When 26-year-old Constance Kyalimpa's husband Paul died of AIDS in Uganda, his family immediately asked her to leave her five children with them and go away, explaining that because she didn't belong to their tribe, she had no right to her husband's land or possessions.

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Then his family began to take things from her, such as Paul's cows. They threatened to take Paul's motorcycle, but one of his brothers offered to pay Kyalimpa in exchange for using it. The plan worked until her stepson disappeared with the motorcycle, leaving her with no source of income.

Meanwhile, Paul's uncle was trying to sell the land to foreign investors, who wanted to build a factory. The uncle claimed the land belonged to him and to Paul, and since Paul was dead, the land reverted to him.

Kyalimpa sold her goat to get enough money to travel into the city, where she reported what was happening to the administrator general. (When someone dies without a will, this national office ensures that no one takes or gives away property of the deceased without legal authority.) The office wrote letters to the business developer, who promised to wait for Kyalimpa's consent before purchasing, and to Paul's family, who paid no attention.

If the widow hangs on—and she generally does—the measures may turn violent. Rudy recalled clients who "have had their homes pushed in on them when they were asleep" or "whom perpetrators have tried to bludgeon to death with a brick." Crops are slashed or burned at night. The family is beaten until they agree to leave or they are threatened with a machete.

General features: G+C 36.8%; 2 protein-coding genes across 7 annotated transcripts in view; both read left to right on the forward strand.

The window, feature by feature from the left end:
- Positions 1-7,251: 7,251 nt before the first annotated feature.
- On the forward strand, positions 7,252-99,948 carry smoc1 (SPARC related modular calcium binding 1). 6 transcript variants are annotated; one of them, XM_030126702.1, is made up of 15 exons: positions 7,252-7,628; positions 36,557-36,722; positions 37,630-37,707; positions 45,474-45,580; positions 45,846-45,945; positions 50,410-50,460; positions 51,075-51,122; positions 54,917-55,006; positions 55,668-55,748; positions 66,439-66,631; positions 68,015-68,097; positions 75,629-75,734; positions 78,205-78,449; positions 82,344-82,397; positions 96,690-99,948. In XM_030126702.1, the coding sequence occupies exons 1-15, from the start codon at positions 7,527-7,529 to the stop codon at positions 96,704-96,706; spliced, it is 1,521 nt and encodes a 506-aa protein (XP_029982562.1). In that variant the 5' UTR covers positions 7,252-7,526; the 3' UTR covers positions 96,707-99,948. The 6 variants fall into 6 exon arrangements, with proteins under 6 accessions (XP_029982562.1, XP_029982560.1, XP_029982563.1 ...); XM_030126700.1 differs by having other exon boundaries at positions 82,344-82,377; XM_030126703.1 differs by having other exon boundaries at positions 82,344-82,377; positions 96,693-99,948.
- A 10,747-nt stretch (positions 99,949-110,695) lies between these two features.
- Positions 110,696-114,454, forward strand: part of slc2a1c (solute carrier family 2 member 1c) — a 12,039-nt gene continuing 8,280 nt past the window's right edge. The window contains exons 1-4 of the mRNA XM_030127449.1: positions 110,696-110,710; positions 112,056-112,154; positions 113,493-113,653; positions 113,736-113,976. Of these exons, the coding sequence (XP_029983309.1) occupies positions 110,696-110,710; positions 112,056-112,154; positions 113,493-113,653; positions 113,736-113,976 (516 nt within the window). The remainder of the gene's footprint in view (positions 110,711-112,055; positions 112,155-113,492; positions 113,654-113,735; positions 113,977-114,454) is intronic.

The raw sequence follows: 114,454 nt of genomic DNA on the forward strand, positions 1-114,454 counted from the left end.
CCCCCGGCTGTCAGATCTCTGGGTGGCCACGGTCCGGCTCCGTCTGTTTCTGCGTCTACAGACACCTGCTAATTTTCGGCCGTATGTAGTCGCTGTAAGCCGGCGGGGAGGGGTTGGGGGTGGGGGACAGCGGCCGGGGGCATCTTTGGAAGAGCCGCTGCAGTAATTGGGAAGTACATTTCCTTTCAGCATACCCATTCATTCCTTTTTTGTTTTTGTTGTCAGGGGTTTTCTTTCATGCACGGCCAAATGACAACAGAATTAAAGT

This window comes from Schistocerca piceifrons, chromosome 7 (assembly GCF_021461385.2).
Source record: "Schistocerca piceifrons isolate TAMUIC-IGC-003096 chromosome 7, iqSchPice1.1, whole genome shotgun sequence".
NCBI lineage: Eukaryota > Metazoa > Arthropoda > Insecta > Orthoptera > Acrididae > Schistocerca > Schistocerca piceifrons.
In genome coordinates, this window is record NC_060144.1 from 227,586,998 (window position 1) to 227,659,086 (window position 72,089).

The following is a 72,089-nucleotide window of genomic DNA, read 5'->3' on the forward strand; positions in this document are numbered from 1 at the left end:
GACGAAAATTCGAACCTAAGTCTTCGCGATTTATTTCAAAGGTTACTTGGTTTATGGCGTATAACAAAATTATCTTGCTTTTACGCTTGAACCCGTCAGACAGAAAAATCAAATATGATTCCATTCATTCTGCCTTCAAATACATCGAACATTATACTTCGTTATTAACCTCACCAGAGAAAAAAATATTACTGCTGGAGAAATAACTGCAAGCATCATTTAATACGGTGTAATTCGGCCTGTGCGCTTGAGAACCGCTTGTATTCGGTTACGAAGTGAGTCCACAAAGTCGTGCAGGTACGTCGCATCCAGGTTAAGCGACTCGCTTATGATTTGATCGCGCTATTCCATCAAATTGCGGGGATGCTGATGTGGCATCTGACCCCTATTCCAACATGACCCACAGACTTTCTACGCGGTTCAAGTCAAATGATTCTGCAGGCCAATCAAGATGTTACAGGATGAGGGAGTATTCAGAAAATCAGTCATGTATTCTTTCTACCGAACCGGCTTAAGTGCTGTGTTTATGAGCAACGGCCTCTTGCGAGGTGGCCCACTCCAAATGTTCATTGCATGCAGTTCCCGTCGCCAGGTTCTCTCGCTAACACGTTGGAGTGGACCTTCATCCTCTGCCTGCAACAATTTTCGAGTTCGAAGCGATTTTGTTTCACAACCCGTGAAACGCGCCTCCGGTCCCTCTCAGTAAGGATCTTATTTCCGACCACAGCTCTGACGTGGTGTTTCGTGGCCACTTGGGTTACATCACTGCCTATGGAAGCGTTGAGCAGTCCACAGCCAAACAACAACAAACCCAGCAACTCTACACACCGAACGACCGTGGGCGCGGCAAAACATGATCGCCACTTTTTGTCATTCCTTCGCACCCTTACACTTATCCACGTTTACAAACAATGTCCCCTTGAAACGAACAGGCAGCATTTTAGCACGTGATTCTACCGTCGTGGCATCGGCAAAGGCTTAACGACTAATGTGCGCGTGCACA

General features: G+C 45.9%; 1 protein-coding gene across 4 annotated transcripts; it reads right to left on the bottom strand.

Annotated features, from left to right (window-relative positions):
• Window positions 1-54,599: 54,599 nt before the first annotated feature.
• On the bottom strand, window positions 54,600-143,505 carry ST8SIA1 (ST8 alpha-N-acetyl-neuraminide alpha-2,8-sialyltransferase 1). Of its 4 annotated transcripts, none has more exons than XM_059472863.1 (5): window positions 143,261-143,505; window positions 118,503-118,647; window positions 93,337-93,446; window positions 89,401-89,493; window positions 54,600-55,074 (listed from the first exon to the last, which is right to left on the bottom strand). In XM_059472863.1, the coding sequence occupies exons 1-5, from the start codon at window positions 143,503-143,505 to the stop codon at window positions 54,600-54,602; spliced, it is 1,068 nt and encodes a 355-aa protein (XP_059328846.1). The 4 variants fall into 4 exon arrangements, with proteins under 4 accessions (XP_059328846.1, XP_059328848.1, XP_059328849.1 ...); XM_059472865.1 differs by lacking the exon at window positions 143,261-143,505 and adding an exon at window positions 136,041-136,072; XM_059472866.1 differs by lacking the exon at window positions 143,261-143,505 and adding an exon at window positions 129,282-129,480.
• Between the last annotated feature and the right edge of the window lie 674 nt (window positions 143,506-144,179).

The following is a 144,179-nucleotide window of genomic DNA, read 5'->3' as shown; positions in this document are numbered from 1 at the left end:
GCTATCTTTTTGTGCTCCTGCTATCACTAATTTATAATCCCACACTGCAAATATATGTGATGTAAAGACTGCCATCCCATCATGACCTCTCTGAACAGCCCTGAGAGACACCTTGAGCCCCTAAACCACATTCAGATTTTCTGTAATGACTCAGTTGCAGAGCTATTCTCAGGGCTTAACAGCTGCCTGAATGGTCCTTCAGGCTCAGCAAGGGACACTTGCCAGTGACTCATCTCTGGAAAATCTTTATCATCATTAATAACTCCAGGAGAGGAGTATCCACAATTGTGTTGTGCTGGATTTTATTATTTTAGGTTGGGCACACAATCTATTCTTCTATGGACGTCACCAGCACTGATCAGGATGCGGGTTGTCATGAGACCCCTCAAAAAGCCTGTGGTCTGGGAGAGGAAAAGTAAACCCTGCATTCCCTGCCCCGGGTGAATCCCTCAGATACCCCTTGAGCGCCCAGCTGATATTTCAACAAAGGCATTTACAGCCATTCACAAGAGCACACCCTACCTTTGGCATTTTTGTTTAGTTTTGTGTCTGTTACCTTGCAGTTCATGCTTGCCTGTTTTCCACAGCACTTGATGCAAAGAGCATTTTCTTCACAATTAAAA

When Kyalimpa's stepson discovered she was challenging the sale, he threatened to cut her, and he began carrying around a machete.

"I used to get in the house early and go to bed very early," she said. "I was scared."

Then the counselor from Kyalimpa's AIDS support organization told her that a respected leader would come to teach widows how to keep their land. "That night I did not sleep," she said. IJM put her in touch with the proper authorities, called everyone involved, and brought in surveyors to establish boundaries around Kyalimpa's six acres. Eventually, she acquired a deed to the property.

IJM helped Kyalimpa put her children back in school and loaned her money to rear pigs. She also began to earn money making beads through the Bead for Life organization. She is building tenant houses on her land, which she will be able to rent out. Kyalimpa came from a Catholic background, but her encounter with other Christians through IJM introduced her to Jesus, she said. She now attends Zion Lutheran Church.

"IJM resurrected me," she said. "They got my bones and covered them with flesh."

Why the Land?

Land insecurity has larger implications for the poor. "We in the West often underestimate the close relationship between . . . right to land and poverty," Hanstad said. "It is often not understood that three-quarters of the world's poorest people live in rural areas. Landlessness is the best predictor of poverty in many places."

Land insecurity is also telling in agricultural productivity and yield gaps, which refer to how nearly farmers reach the physical potential of the land they're working. "Africa as a whole is using well under half, more commonly about 25 percent, of the potential of that land," said Hanstad. "One of the reasons for that is because the people who are actually farming the land don't have the long-term security, and incentives that go with that, to make long-term productive investments in the land. That's a land tenure issue."